I just came across an excellent post by Matt Bruenig that, through an empathetic portrait of a poor man who supported Trump and Cruz, skilfully brought together the reasons why economic inequality must be at the centre of progressive politics.
Bruenig came across Eric Harwood on Twitter, when the latter spoke about feeling abandoned by the American safety net. Harwood had worked his whole life, but developed a serious physical disability. He was reaching the time limit of all available welfare programs and despaired about looming homelessness. He could not understand how despite having done all the right things – been a hardworking, loyal American – he could be thrown out on the scrap heap. There are millions of stories like this. It’s part of an extraordinary trend in the USA where life expectancy for middle aged whites is decreasing, mostly due to suicide, alcohol and drugs.
I recommend you read Bruenig‘s post in full, but here’s an except:
When asked what his main issues are, he talked at length about the bank bailout. In his view, the bailout was an incredible mistake. The money that went to the banks should have been given out to the people more generally, who then could have used it to pay off their loans (and thus save the banks) and to pump up demand more generally. He explained further that the bank bailout is just one part of a broader problem with the way the government spends money. Specifically, he thinks it spends too much money on foreign aid, refugees, and immigrants, when it should be spending it on struggling veterans, seniors, needy children, and those who cannot work. He also confirmed that he is, at least in some respects, a social conservative and that he believes abortion is murder. In the 2016 campaign, he says he wants a Trump and Cruz ticket and he doesn’t care who leads it.
Altogether, Harwood struck me as a basically kind and decent man. He’s been economically wrecked by so many of the trends that have hit working-class people in the country over the last few decades. He lost his home in the Great Recession. He has had lower-paying work for much of his life. And now he has a work-limiting disability that may soon cause him to become, in effect, homeless. He has experienced his latest setback as an abandonment of him by society and government institutions: he contributed in the labor force for 31 years and yet he can’t get the social benefits he is justly owed.
His concern about foreign aid, immigrants, and refugees, though misguided in my opinion, has a very clear connection to his economic situation. Put bluntly, he wonders why his country can somehow help these people while he drowns. In the grand scheme of things, the reality is that the US does not spend that much of its GDP on foreign aid, refugees, and immigrants. The reason there are so many poor veterans, elderly, children, and disabled (the four populations Harwood kept bringing up) is not because the government doesn’t have the means to help these groups. It just chooses not to for various ideological reasons. This is something I know because I spend most of my waking hours studying the shape of government spending and the US welfare state. But you could certainly see how someone like Eric Harwood might think otherwise.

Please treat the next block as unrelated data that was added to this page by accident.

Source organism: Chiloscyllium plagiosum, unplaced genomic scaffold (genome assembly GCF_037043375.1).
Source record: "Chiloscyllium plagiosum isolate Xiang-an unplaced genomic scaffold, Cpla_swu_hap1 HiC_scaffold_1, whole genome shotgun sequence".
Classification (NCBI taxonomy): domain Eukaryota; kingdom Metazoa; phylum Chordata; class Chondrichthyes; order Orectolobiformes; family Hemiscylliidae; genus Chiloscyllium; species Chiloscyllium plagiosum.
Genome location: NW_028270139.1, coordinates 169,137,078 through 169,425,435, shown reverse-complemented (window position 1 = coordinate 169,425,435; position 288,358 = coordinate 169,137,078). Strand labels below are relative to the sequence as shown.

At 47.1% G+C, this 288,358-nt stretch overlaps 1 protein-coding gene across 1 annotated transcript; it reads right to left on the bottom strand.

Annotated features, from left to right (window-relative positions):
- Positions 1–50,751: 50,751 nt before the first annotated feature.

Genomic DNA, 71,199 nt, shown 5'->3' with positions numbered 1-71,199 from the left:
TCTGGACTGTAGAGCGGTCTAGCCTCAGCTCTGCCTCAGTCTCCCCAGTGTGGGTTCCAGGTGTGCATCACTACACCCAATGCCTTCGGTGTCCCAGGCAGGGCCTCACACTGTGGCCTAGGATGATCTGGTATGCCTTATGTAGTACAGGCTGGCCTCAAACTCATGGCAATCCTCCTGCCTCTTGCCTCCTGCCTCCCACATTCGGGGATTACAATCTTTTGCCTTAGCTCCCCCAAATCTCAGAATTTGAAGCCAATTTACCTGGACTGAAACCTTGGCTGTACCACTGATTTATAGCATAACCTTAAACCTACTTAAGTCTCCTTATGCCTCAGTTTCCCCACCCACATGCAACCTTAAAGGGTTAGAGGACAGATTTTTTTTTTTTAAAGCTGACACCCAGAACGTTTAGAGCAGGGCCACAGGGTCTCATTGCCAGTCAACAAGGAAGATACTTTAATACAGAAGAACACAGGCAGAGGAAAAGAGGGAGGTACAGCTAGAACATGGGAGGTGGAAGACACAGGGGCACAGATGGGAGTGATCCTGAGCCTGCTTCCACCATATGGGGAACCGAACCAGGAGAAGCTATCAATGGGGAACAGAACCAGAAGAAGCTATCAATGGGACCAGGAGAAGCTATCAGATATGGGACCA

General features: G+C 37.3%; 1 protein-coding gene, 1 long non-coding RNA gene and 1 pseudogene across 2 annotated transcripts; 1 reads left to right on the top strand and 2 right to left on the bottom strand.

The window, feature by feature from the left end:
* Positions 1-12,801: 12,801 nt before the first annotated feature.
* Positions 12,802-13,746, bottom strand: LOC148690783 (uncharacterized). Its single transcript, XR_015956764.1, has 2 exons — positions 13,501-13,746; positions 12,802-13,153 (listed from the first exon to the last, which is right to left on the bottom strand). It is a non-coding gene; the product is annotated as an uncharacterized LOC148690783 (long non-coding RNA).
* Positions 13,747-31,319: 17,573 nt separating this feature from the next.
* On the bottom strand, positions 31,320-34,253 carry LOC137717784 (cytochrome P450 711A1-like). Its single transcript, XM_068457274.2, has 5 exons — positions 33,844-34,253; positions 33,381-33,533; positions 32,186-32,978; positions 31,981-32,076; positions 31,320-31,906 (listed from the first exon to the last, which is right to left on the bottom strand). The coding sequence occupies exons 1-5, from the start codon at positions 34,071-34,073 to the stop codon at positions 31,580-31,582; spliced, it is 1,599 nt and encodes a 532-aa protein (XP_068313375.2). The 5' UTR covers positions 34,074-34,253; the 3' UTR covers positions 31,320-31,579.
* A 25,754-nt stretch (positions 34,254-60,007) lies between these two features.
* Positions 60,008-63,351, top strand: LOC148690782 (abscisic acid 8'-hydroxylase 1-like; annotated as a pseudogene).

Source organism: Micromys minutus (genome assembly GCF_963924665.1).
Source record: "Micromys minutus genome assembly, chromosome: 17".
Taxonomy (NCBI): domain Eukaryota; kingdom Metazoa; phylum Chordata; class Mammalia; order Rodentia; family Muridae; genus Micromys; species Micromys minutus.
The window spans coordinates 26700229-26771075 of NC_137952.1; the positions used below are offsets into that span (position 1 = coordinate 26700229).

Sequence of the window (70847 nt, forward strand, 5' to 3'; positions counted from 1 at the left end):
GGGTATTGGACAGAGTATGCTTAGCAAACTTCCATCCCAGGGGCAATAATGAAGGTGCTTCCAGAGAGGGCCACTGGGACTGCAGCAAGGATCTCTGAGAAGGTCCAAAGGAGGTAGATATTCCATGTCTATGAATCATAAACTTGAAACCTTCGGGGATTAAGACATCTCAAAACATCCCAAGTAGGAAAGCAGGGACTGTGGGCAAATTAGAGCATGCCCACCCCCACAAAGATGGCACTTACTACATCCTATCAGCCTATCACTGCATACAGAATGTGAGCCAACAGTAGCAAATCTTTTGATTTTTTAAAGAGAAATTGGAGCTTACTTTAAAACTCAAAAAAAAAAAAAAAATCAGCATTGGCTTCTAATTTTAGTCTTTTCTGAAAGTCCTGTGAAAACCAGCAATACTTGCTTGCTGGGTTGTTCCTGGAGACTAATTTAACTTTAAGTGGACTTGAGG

The erosion of the American safety net has undoubtedly contributed to the populist right-wing backlash. Impoverished people, lacking education and access to the political system, are looking for simple answers to their woes. And they have rich, successful people who will confidently tell them who to blame. A growing immiserated under-class is a perfect storm for an reactionary backlash. That’s why economic protections are so vital to a socially progressive and free society. Social liberals should think about embracing a pro-equality economic agenda, if they aren’t already.
There are other compelling reasons for rebuilding fragile social protections. For a social democrat, of course, the restoration of the safety net is simply a moral principle. But for a rational capitalist, it is also an economic imperative. If we open up economy – embrace disruption – members of our community are exposed to more risk, even as there is a greater return to the economy as a whole. The rational response to such risk is good insurance. But instead of increasing social protections, most countries – the USA in particular – have weakened them. It’s no surprise, then, that we have a popular backlash against openness that threatens to undermine international trade and immigration.
Whatever you think of Bernie Sanders, you must admit his message is cutting through. His rhetoric is powerful because it redirects working class anger onto bankers, elites and greedy politicians. His punchy slogans give the afflicted a story with which they can make sense of their suffering. This is why he has a vastly larger political coalition – not just students, but also truck drivers – than the warm-lettuce lefties before him.
There is no agility without security. Morally, economically and politically: the case is overwhelming that frank discussion about class, inequality and the social compact must be the centerpiece of a successful centre-left agenda.